Back in the olden days, you just tied your cameraman right to the car:
Looks almost as goofy as Google Glass. Legendary F1 driver Jackie Stewart wore this stills-only proto-GoPro at the Monaco Grand Prix in 1966 (though not during the actual race):
Stewart ended up winning that race. I believe Stewart is also the model for this contraption, which looks like a film camera counterbalanced with a battery pack?
That couldn't have been comfortable. For some reason, neither of Stewart's helmet cams are recognized by Wikipedia as being the first documented helmet cam, which is instead attributed to a motorcycle race in 1986:
Update: Another early use of the helmet cam comes from the world of skydiving. Here's Bob Sinclair with a camera setup from 1961:
Update: Not even a bulky taped-up helmet camera can keep Steve McQueen from looking cool:
Well, he just barely looks cool. McQueen wore the helmet during the filming of 1971's Le Mans. While researching this, I came across another film featuring McQueen that used helmet cams to get footage: 1971s On Any Sunday, a documentary about motorcycle racing. (via @jackshafer)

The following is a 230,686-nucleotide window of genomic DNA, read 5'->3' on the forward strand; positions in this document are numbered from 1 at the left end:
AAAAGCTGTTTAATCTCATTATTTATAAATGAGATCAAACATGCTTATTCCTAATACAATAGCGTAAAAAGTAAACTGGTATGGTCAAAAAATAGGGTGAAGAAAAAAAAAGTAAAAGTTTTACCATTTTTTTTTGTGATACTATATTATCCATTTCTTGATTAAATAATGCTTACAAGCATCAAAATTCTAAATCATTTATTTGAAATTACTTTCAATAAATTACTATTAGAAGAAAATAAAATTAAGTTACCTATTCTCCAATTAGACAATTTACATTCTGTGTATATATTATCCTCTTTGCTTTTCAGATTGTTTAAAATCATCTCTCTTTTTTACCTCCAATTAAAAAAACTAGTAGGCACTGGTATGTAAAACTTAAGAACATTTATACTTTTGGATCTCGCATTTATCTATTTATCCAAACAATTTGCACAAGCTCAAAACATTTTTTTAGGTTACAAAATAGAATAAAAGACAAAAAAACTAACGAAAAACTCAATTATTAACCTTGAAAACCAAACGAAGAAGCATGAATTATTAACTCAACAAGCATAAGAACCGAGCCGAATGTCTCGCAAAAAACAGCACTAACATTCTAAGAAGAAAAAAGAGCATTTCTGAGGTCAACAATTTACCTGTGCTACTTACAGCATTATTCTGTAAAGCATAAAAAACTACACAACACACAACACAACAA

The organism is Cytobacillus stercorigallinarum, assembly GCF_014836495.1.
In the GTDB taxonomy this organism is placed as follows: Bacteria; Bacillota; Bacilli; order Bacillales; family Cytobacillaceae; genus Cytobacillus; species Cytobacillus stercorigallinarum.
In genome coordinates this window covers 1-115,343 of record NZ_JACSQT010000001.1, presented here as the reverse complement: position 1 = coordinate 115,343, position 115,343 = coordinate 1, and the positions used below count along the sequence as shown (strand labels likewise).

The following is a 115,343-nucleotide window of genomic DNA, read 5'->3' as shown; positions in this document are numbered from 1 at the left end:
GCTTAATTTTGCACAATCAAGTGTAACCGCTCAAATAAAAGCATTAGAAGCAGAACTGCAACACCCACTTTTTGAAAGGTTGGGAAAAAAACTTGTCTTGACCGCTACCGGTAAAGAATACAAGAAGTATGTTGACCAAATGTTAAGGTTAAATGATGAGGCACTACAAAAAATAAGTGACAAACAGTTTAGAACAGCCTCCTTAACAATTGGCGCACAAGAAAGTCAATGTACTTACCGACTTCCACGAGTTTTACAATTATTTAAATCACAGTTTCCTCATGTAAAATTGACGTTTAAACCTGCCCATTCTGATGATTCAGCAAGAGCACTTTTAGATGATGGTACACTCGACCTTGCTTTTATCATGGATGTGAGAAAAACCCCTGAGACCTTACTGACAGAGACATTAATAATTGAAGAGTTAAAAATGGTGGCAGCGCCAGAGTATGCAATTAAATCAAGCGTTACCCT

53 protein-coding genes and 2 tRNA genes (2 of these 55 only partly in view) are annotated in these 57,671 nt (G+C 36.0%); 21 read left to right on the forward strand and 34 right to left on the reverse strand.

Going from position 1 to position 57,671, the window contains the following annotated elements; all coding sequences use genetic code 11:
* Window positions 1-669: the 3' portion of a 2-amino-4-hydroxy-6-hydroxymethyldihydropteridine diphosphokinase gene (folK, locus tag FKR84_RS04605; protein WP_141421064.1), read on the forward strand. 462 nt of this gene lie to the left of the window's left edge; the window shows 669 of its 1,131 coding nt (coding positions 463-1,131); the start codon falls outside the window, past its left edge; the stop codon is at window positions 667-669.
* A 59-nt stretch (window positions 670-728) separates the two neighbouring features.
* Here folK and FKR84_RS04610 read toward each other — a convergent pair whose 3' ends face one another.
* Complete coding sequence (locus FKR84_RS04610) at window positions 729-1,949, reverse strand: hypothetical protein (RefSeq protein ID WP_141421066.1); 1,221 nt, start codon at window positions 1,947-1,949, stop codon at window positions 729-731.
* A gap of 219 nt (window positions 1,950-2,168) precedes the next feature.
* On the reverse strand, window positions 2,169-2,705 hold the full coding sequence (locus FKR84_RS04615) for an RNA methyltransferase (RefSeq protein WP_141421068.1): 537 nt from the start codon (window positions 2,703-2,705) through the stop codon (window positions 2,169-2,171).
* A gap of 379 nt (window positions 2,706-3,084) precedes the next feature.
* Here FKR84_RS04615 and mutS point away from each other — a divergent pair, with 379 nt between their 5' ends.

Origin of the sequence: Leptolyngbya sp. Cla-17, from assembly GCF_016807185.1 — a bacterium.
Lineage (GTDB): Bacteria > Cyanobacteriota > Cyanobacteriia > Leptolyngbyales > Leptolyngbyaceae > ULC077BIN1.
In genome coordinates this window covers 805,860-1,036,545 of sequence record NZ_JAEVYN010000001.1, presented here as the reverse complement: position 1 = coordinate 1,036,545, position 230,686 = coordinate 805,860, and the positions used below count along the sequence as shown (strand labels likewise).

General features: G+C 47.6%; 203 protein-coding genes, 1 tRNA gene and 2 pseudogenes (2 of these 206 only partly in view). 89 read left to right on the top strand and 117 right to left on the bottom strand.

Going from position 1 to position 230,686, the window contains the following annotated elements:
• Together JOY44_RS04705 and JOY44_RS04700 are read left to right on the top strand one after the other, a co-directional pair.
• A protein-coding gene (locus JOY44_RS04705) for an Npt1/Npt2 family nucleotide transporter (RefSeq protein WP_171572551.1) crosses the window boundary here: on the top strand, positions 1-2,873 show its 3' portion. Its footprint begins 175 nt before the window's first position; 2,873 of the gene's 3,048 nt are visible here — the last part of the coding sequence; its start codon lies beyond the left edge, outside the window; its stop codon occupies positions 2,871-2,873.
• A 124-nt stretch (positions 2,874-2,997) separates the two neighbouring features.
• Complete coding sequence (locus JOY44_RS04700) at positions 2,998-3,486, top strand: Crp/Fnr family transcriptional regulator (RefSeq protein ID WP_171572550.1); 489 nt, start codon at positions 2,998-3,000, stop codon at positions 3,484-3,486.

I always forget about Interview magazine but I really shouldn't because a) Warhol and b) they consistently pair interesting people together for interviews. Case in point: director Steve McQueen (Shame, 12 Years a Slave, not Bullitt) interviews Kanye West for the Feb 2014 issue.
MCQUEEN: You've been on the scene as an artist now for 10 years, which is impressive, given the level of interest and artistry that you've managed to sustain in your work. In the process, you've become incredibly influential. So you talk about doing all of these other things, which is great, but there's really no amount of money that could make you more influential than you are now. So my question is: What are you going to do with all of the influence that you have right now?
WEST: Well, influence isn't my definition of success-it's a by-product of my creativity. I just want to create more. I would be fine with making less money. I actually spend the majority of my money attempting to create more things. Not buying things or solidifying myself or trying to make my house bigger, or trying to show people how many Louis Vuitton bags I can get, or buying my way to a good seat at the table. My definition of success, again, is getting my ideas out there.
Thanks to Jonathan at The Candler Blog for the pointer; he also notes Glenn Kenny's super-apt comment:
Clearly the problem with most Kanye West interviews up until now has been the interviewer.